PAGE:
PH wrote:
It is a distraction for the student to know some of this until they are "coming out the other side" IMO. The teacher's job is to diagnose and prescribe. The student's job is to just do it. The student needs to trust the teacher and commit to their role in the process.
...
Those teachers are quite rare.

That seems a bit counterintuïtive. How does a a student know whether their teacher is right for them? There's no point in getting a teacher if you're gonna ignore them anyway and cowboy on your own, sure. But blindly trusting a teacher isn't neccesarily the answer either. The 'obey orders, no questions' method works form some, but for others, it holds them back tremendously. And for yet others, they achieve the best results by not having a teacher at all.

I had a number of teachers who didn't have a clue how to help my problems. They were fine for those whose embouchure didn't have issues - they could assign exercises and evaluate whether you sounded okay or not, correct certain fine points of technique but for someone like me struggling at the starting gate with an uncooperative setup, they had no idea. I took lessons from one old duffer who declared himself a "master of embouchures". He wanted me to adopt a setup like his but his physiognomy couldn't have been any different than mine. He had probably the thinnest lips I've ever seen on a human, played with a bunched chin kind of setup.

This same old guy claimed he had "played 1st chair over Doc Severinsen". I'll eat my hat if he and Doc were ever even in the same building.

The one benefit I derived from him as far as chops, albeit completely indirectly was it got me started thinking about embouchures and that there might be more than one way to approach it. The specific input he gave was utterly useless, actually worse than useless, it was counterproductive.


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Trumpetingbynurture
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PostPosted: Fri Jul 31, 2020 2:55 am    Post subject: Reply with quote

hibidogrulez wrote:

PH wrote:
It is a distraction for the student to know some of this until they are "coming out the other side" IMO. The teacher's job is to diagnose and prescribe. The student's job is to just do it. The student needs to trust the teacher and commit to their role in the process.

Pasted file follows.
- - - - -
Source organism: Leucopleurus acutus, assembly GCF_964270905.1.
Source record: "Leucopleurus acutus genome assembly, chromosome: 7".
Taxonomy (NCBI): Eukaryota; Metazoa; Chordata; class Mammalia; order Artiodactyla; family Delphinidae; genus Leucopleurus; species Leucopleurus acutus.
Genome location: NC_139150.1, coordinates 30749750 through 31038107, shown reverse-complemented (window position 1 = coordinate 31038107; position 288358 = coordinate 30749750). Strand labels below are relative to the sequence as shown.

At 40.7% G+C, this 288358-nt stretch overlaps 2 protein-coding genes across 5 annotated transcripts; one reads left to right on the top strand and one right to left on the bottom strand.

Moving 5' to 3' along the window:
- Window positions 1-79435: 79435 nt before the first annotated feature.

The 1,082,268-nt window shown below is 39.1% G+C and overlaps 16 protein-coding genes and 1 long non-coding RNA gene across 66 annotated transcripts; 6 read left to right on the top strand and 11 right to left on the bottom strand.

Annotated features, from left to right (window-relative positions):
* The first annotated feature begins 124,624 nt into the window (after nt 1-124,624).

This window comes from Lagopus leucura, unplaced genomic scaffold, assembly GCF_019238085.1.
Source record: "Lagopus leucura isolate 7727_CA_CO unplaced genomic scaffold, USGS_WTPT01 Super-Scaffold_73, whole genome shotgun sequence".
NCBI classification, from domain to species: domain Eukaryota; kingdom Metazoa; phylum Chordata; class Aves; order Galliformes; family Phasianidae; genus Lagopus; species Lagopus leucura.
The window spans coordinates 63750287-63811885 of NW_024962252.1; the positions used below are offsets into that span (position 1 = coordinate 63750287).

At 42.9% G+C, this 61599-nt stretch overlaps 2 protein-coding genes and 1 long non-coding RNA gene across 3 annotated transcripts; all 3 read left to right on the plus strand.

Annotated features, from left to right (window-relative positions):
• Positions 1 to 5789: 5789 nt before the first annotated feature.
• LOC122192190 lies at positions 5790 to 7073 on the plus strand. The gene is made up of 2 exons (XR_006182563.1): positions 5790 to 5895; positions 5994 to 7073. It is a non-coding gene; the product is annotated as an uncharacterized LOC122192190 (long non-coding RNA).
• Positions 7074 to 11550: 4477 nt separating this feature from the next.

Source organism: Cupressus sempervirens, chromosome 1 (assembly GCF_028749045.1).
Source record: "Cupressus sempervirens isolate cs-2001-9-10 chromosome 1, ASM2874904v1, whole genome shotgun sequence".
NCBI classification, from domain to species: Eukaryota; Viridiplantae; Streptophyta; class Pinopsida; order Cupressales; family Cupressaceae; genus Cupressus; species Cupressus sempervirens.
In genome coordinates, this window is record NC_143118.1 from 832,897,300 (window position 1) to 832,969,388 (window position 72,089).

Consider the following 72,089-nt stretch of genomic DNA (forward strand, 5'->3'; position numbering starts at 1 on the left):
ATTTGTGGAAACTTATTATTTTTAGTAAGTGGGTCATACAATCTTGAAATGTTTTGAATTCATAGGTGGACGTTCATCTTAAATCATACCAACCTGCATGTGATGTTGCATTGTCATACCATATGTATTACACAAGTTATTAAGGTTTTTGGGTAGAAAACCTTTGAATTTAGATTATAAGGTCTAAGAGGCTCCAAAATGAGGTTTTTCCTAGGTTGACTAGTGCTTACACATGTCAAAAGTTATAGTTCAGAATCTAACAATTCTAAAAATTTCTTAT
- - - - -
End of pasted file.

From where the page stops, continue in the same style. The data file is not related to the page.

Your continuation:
...
Those teachers are quite rare.

That seems a bit counterintuïtive. How does a a student know whether their teacher is right for them? There's no point in getting a teacher if you're gonna ignore them anyway and cowboy on your own, sure. But blindly trusting a teacher isn't neccesarily the answer either. The 'obey orders, no questions' method works form some, but for others, it holds them back tremendously. And for yet others, they achieve the best results by not having a teacher at all.


I'm actually with Pat for this one.

If a student was able to self-diagnose and correct their playing, they wouldn't have problems to start with.
A student trying to work through their problems on their own is a long, difficult journey. There are millions of words and hundreds of books that all have slightly or wildly different answers. A student will have the same issue knowing what information to trust as they would with knowing which teacher to trust with the added hurdle of having to understand their problem, sort for the correct answer, and then correctly apply the solution.

Trumpet playing problems are also often complex. It's not just you're doing X wrong, it's that X is wrong, which means ABCDE&F are all trying to compensate as well, so you go in and just change X and they change might solve a specific problem you have, but also create other problems elsewhere. Around you go, chasing your tail trying to fix the problems as they pop up.